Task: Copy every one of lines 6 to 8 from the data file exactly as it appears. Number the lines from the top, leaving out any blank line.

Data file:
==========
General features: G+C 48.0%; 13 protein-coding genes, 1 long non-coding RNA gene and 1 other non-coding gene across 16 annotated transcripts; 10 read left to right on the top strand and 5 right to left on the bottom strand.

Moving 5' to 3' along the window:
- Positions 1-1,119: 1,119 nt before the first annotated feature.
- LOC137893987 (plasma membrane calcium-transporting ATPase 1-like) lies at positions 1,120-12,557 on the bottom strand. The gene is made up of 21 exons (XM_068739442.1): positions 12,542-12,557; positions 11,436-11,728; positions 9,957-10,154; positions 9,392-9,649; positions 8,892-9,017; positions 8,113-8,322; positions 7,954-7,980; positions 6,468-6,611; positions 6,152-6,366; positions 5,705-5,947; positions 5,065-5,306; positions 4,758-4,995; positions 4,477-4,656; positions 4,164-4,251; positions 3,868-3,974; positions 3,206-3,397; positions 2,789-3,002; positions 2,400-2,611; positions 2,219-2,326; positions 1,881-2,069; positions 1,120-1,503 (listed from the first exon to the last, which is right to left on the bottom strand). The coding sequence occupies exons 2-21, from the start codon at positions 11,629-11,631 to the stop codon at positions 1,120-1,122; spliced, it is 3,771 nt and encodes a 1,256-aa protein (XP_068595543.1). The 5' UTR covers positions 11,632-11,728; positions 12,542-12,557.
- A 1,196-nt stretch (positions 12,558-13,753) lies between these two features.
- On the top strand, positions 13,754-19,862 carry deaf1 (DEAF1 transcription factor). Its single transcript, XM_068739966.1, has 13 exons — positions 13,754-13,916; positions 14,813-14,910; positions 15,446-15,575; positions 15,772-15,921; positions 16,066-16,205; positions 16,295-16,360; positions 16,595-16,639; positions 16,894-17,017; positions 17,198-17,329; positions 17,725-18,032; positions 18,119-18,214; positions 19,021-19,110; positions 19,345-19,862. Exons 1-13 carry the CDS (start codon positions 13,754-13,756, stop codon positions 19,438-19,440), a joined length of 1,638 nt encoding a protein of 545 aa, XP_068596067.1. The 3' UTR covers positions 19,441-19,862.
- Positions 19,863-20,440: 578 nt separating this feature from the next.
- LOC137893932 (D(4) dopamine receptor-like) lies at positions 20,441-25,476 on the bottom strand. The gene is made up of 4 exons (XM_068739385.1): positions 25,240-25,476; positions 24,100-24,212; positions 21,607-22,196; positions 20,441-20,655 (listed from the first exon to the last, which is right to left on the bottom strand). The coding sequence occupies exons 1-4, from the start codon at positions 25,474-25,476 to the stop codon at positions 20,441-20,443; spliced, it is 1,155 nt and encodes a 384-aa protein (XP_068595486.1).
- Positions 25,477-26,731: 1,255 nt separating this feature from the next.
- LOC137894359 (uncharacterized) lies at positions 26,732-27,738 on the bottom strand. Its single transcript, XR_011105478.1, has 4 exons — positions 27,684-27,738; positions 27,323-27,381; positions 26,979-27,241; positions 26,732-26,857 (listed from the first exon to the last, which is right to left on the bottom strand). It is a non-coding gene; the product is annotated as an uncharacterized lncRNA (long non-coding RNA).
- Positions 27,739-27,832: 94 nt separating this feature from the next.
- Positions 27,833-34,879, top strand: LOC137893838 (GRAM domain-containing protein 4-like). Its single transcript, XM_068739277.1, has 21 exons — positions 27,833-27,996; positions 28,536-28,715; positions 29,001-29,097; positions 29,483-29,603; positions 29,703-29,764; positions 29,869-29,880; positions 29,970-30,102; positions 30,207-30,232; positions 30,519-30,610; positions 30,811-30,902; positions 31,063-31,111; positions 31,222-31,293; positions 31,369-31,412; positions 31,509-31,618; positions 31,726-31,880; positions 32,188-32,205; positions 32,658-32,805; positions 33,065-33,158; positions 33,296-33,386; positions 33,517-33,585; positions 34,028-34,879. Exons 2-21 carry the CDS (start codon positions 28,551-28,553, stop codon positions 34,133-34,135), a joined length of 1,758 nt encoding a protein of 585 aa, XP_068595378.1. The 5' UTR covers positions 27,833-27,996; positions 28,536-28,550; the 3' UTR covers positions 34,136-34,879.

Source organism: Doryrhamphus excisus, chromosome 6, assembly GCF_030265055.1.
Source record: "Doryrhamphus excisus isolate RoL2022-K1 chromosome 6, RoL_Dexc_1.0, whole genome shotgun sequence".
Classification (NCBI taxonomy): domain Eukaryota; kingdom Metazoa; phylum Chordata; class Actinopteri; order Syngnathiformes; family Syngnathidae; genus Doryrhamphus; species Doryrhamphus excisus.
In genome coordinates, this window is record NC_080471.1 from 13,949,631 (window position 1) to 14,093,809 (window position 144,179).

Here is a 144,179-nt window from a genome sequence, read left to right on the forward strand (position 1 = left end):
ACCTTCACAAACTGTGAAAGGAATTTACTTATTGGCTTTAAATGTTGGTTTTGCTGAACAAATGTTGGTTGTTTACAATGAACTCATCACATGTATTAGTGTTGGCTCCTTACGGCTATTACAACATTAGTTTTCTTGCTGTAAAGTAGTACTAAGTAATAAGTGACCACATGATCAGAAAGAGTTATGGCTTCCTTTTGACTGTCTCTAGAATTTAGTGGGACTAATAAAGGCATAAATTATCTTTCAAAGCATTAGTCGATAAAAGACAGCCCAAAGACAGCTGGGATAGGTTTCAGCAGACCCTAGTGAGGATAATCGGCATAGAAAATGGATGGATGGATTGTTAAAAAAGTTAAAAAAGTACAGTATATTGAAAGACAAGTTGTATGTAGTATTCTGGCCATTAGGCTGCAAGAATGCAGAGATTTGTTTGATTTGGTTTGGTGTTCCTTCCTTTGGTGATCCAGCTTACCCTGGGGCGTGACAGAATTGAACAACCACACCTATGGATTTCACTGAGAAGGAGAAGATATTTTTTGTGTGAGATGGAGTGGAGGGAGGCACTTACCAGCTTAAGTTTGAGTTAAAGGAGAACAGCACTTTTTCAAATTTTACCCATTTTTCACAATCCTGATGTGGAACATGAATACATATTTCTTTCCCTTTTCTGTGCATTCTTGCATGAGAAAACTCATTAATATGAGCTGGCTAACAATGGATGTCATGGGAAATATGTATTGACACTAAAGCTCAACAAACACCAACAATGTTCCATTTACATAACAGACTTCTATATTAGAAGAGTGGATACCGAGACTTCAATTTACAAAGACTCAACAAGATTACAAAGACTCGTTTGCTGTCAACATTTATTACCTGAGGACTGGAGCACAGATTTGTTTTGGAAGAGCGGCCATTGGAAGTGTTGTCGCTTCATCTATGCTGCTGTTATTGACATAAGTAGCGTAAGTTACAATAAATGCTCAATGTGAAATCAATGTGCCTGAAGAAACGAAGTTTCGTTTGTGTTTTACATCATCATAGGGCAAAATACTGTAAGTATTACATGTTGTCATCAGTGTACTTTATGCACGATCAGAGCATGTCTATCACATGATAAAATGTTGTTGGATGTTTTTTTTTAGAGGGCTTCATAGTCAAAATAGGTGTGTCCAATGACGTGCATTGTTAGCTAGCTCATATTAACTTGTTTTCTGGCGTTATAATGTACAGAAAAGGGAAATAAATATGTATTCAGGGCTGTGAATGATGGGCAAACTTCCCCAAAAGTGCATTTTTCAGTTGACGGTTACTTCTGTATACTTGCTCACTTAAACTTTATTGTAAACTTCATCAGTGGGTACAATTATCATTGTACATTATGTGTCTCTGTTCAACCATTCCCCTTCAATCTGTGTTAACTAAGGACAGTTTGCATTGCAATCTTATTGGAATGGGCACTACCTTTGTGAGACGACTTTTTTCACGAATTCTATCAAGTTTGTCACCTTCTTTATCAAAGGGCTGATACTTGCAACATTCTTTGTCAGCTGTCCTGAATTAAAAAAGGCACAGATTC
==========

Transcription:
- On the top strand, positions 13,754-19,862 carry deaf1 (DEAF1 transcription factor). Its single transcript, XM_068739966.1, has 13 exons — positions 13,754-13,916; positions 14,813-14,910; positions 15,446-15,575; positions 15,772-15,921; positions 16,066-16,205; positions 16,295-16,360; positions 16,595-16,639; positions 16,894-17,017; positions 17,198-17,329; positions 17,725-18,032; positions 18,119-18,214; positions 19,021-19,110; positions 19,345-19,862. Exons 1-13 carry the CDS (start codon positions 13,754-13,756, stop codon positions 19,438-19,440), a joined length of 1,638 nt encoding a protein of 545 aa, XP_068596067.1. The 3' UTR covers positions 19,441-19,862.
- Positions 19,863-20,440: 578 nt separating this feature from the next.
- LOC137893932 (D(4) dopamine receptor-like) lies at positions 20,441-25,476 on the bottom strand. The gene is made up of 4 exons (XM_068739385.1): positions 25,240-25,476; positions 24,100-24,212; positions 21,607-22,196; positions 20,441-20,655 (listed from the first exon to the last, which is right to left on the bottom strand). The coding sequence occupies exons 1-4, from the start codon at positions 25,474-25,476 to the stop codon at positions 20,441-20,443; spliced, it is 1,155 nt and encodes a 384-aa protein (XP_068595486.1).